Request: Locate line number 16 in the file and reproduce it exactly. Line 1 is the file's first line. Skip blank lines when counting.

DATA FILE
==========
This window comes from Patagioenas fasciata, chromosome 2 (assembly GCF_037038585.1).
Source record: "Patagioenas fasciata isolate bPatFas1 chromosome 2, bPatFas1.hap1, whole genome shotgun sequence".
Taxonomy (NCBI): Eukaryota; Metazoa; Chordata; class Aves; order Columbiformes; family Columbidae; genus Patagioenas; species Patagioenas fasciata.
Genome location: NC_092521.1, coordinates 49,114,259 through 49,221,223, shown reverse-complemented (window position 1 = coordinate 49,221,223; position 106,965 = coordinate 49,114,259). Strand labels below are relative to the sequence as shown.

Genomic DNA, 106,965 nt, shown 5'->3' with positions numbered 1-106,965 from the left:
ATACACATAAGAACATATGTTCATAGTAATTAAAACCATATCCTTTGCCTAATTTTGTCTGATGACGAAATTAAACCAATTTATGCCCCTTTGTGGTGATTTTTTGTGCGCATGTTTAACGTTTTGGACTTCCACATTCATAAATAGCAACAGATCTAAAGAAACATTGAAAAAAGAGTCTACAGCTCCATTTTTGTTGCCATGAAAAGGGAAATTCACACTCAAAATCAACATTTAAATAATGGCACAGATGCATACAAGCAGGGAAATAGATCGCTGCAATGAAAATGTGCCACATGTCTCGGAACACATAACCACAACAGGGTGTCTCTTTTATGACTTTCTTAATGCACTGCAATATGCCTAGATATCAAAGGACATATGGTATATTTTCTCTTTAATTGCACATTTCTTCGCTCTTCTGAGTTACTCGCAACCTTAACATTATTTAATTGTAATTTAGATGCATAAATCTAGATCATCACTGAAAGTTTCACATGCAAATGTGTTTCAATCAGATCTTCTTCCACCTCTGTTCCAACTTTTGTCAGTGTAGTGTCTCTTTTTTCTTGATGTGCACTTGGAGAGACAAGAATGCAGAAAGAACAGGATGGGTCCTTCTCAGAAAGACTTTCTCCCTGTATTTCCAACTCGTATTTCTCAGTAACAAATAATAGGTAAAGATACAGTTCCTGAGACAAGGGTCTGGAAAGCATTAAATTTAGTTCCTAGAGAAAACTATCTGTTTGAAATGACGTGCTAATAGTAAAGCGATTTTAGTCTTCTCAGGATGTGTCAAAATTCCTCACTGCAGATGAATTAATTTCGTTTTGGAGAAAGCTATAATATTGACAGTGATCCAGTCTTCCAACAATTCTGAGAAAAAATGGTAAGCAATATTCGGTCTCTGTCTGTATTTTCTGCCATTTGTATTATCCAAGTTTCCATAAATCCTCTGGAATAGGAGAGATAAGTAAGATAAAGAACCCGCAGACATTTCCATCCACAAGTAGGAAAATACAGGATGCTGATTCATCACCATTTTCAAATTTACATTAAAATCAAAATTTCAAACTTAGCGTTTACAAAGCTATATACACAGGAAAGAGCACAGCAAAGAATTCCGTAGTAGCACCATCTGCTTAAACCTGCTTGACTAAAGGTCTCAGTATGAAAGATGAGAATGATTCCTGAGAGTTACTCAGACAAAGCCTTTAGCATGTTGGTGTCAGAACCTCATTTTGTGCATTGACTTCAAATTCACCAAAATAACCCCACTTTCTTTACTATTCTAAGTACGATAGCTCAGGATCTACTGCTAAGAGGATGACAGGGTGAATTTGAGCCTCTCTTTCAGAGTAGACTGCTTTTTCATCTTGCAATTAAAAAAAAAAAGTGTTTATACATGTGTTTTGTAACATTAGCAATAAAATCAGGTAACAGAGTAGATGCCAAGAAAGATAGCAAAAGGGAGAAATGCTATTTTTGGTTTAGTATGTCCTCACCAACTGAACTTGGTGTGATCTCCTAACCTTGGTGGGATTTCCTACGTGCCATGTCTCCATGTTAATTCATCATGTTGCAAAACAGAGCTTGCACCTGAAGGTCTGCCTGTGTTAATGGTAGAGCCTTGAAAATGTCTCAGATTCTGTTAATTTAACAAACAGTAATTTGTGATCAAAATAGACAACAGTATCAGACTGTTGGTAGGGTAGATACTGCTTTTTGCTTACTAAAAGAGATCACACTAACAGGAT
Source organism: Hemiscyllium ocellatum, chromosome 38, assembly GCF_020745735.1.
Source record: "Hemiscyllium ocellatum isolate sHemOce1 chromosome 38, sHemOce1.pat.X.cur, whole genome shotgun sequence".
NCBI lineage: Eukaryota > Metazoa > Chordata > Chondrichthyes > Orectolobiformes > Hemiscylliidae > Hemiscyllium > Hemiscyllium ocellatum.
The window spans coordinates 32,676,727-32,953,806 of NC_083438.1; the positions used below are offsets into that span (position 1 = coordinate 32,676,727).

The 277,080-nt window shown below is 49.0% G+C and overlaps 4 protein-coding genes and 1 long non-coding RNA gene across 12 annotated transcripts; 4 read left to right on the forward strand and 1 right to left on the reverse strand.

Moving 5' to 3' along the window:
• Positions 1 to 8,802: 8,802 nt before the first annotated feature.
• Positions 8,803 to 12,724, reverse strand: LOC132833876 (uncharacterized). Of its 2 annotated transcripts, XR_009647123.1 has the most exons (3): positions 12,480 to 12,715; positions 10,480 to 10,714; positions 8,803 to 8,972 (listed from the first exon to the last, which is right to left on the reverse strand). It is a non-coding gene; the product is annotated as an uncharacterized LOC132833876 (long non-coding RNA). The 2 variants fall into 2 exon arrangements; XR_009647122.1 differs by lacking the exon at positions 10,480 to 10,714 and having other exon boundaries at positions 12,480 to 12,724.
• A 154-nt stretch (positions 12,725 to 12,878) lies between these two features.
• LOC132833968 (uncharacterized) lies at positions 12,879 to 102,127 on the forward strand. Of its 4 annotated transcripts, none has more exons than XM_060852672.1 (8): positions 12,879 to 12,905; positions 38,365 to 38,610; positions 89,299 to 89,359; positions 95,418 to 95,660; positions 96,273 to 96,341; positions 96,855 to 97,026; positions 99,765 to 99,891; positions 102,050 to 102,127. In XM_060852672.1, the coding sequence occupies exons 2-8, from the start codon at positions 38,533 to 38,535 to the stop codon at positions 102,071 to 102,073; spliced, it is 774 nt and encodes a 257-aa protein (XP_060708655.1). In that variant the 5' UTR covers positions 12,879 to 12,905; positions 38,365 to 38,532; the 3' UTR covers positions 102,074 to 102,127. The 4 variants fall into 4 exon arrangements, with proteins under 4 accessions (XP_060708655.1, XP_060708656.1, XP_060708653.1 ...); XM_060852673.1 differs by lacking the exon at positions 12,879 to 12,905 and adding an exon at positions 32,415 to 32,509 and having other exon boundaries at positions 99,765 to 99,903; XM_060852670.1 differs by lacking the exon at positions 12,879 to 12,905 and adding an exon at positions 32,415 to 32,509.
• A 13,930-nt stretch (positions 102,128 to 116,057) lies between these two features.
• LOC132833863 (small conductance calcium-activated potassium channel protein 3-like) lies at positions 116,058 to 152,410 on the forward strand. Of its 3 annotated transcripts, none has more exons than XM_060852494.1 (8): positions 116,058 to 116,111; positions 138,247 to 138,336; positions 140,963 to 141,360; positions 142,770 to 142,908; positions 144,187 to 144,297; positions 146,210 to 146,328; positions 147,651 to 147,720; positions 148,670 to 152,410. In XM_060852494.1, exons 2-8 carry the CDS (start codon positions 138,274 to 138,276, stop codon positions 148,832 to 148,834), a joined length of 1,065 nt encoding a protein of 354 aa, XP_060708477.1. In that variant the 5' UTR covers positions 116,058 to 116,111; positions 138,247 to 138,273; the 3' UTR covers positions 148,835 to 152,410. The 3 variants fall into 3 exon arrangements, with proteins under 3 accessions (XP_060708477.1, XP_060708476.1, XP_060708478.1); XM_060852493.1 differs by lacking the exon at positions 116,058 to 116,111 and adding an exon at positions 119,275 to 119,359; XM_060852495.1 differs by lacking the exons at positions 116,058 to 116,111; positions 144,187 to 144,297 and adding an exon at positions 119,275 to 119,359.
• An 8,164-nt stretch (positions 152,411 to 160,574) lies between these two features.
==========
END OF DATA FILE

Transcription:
• LOC132833968 (uncharacterized) lies at positions 12,879 to 102,127 on the forward strand. Of its 4 annotated transcripts, none has more exons than XM_060852672.1 (8): positions 12,879 to 12,905; positions 38,365 to 38,610; positions 89,299 to 89,359; positions 95,418 to 95,660; positions 96,273 to 96,341; positions 96,855 to 97,026; positions 99,765 to 99,891; positions 102,050 to 102,127. In XM_060852672.1, the coding sequence occupies exons 2-8, from the start codon at positions 38,533 to 38,535 to the stop codon at positions 102,071 to 102,073; spliced, it is 774 nt and encodes a 257-aa protein (XP_060708655.1). In that variant the 5' UTR covers positions 12,879 to 12,905; positions 38,365 to 38,532; the 3' UTR covers positions 102,074 to 102,127. The 4 variants fall into 4 exon arrangements, with proteins under 4 accessions (XP_060708655.1, XP_060708656.1, XP_060708653.1 ...); XM_060852673.1 differs by lacking the exon at positions 12,879 to 12,905 and adding an exon at positions 32,415 to 32,509 and having other exon boundaries at positions 99,765 to 99,903; XM_060852670.1 differs by lacking the exon at positions 12,879 to 12,905 and adding an exon at positions 32,415 to 32,509.